06/2014 started tapering (20 mg,10 mg alternate days)

19/09/2014 crashed at 10 mg

20/09/2014 updosed to 20 mg to try and stabilize- Never stabilized and CNS basically plummeted

August 31 2015- Started my 5% taper anyways

May 3 2016- At 14 mg the tapering caught up with me- Withdrawal included severe anxiety, feeling like im on speed, suicidal and homicidal ideation, akathesia, feeling like I was on heroin, memory loss, PGAD, feeling like I was on an acid

May 4 2016- Updosed to 15.5 mg to try and stabilize

​June 4- Started taking 2 mg 5 times a day which adds up to 10 mg because of akathesia when taking my full dose. Akathesia symtpoms smaller

July 27th- Dropped from 15.5 mg to 10 mg because could no longer tolerate taking drug- bad side effects mainly akathesia and emotional deadness.

​Oct 11- Improved a lot since May 4th after my crash. Withdrawal symptoms still left- DR/DP, emotional anasthesia, akathesia, tingling in head, feeling like my body and face disappears, messed up sound interpretation, perception and difficulty reading social and emotional cues during DR/DP, apathy, inability to tell if I am in dream or reality, disturbed sleep. Started having few windows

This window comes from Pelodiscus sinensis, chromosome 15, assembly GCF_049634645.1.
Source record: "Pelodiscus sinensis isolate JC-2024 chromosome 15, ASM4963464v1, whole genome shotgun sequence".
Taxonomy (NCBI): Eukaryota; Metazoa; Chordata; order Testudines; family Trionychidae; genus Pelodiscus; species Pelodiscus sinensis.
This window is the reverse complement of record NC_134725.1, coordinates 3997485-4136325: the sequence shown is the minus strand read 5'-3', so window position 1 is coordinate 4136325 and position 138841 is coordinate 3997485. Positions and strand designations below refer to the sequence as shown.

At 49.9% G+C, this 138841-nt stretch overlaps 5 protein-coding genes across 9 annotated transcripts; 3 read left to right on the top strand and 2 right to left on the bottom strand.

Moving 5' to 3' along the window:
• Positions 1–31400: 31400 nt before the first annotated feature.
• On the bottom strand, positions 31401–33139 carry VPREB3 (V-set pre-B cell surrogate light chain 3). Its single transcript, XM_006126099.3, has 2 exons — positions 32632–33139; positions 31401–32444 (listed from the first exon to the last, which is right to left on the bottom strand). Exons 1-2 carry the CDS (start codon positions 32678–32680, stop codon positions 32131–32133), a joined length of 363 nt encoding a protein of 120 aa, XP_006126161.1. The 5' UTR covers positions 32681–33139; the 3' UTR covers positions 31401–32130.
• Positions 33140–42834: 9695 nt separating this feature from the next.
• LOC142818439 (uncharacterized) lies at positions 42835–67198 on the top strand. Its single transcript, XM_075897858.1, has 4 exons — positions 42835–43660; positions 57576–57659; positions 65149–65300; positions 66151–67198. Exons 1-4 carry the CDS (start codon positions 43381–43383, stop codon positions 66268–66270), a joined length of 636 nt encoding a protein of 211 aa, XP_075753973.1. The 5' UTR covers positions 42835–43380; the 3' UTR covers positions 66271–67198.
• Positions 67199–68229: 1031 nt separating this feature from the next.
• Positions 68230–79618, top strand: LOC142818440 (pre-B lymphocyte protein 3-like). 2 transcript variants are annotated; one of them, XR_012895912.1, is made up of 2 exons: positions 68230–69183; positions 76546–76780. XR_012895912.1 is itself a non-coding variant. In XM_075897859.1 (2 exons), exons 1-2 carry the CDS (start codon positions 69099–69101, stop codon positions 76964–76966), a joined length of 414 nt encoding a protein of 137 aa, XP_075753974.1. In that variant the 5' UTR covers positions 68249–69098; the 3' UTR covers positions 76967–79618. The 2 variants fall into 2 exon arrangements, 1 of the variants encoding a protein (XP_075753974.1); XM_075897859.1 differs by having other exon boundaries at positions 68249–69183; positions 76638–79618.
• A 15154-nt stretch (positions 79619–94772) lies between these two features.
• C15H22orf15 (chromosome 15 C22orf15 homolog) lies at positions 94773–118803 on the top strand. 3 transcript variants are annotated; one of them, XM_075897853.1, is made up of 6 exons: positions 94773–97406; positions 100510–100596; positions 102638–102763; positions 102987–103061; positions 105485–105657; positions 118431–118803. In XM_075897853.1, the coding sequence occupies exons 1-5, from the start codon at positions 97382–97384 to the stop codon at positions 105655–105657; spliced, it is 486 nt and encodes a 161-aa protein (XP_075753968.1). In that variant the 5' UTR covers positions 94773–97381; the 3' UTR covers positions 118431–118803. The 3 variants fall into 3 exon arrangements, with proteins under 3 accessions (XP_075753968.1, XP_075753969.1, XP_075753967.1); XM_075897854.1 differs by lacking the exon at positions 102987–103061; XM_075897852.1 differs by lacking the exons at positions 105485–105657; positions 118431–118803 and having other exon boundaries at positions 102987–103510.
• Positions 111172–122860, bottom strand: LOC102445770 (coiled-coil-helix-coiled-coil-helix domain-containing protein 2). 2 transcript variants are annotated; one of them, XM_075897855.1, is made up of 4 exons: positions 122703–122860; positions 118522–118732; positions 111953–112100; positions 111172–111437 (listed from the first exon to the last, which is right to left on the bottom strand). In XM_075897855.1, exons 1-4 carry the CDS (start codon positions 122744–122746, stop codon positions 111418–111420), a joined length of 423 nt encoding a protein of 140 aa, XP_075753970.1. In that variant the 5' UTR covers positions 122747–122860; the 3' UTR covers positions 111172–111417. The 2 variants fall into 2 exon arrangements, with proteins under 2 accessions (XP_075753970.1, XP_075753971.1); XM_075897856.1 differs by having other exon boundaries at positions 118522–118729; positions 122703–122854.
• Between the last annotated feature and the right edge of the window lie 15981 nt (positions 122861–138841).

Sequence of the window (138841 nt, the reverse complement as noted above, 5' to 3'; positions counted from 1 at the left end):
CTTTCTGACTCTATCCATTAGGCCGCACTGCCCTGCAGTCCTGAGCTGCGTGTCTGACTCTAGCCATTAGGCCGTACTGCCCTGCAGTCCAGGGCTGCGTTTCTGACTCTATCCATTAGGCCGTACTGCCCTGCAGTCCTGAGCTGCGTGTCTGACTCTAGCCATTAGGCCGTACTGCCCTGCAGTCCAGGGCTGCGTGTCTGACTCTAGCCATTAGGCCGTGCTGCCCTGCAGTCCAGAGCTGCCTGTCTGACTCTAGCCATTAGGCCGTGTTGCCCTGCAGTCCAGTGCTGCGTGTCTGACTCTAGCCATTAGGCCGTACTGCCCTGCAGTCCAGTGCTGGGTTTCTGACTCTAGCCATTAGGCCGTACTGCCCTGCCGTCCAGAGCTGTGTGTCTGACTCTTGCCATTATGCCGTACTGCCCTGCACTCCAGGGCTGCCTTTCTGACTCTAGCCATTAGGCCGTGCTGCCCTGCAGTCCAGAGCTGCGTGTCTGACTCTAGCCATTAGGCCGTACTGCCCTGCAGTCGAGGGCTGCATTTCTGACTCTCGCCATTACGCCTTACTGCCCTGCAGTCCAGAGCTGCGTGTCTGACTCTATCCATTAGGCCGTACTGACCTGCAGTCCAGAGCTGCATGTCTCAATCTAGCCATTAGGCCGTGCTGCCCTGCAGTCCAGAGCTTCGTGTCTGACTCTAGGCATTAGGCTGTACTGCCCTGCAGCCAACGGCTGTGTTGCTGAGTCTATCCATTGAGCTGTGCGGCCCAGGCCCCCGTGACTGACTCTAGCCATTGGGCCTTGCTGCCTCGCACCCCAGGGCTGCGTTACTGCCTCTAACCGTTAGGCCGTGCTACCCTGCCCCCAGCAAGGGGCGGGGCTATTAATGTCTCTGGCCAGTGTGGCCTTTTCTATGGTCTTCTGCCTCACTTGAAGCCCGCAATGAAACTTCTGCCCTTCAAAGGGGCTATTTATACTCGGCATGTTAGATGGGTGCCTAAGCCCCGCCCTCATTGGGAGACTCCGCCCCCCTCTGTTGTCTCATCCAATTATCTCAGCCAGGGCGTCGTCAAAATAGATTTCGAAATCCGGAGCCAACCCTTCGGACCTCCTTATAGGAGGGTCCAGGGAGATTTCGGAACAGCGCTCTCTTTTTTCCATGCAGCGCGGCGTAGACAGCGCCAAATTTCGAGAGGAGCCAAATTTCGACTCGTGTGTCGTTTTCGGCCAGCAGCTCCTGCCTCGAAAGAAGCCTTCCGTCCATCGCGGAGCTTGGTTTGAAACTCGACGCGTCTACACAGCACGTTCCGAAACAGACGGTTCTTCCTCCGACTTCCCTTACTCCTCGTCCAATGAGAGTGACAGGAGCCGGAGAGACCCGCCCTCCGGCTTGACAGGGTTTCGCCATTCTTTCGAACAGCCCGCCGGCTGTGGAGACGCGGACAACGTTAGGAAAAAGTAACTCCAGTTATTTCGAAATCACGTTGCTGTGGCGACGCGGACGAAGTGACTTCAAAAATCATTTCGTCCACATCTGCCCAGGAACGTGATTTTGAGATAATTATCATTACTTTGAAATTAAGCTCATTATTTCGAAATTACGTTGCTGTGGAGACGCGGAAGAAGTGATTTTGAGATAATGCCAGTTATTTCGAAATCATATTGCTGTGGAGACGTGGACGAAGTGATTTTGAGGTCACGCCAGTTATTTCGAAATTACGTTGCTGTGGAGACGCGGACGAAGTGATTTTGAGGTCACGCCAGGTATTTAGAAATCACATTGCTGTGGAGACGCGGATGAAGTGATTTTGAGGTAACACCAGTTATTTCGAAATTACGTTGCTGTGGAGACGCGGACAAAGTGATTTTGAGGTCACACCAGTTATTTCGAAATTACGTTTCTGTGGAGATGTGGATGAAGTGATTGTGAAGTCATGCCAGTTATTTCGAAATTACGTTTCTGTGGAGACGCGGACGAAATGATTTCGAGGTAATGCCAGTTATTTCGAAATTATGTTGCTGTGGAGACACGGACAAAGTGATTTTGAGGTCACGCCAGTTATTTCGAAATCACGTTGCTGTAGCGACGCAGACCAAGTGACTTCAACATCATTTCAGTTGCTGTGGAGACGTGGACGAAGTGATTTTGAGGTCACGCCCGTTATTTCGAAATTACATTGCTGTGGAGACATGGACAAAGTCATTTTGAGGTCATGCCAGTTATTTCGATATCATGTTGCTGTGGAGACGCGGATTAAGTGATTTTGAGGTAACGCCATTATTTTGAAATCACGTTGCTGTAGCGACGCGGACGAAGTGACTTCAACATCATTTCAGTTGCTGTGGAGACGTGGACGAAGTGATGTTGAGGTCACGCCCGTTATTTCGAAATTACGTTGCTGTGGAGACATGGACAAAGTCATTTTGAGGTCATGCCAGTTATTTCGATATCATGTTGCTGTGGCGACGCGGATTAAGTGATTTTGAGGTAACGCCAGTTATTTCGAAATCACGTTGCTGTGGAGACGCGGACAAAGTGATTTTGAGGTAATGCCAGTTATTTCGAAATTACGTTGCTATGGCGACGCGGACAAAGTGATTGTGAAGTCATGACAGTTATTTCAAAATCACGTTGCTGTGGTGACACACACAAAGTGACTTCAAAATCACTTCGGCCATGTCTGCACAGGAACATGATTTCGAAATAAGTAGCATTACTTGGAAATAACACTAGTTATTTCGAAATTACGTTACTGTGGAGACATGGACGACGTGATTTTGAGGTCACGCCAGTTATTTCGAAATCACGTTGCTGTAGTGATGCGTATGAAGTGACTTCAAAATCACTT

Link to post

Hi Sisi,

 

What you said is so sweet-

 

"I'm sure most everyone on this site has a mother somewhere whose heart is being torn out of her chest by watching her child suffer so, no matter what age they are. And for anyone out there who doesn't have a mom to worry over you, please know that this mom understands your suffering and cares deeply."

 

2010 started 10 mg celexa, 2011 went up to 20 mg

06/2014 started tapering (20 mg,10 mg alternate days)

19/09/2014 crashed at 10 mg

20/09/2014 updosed to 20 mg to try and stabilize- Never stabilized and CNS basically plummeted

August 31 2015- Started my 5% taper anyways

May 3 2016- At 14 mg the tapering caught up with me- Withdrawal included severe anxiety, feeling like im on speed, suicidal and homicidal ideation, akathesia, feeling like I was on heroin, memory loss, PGAD, feeling like I was on an acid

May 4 2016- Updosed to 15.5 mg to try and stabilize

​June 4- Started taking 2 mg 5 times a day which adds up to 10 mg because of akathesia when taking my full dose. Akathesia symtpoms smaller

July 27th- Dropped from 15.5 mg to 10 mg because could no longer tolerate taking drug- bad side effects mainly akathesia and emotional deadness.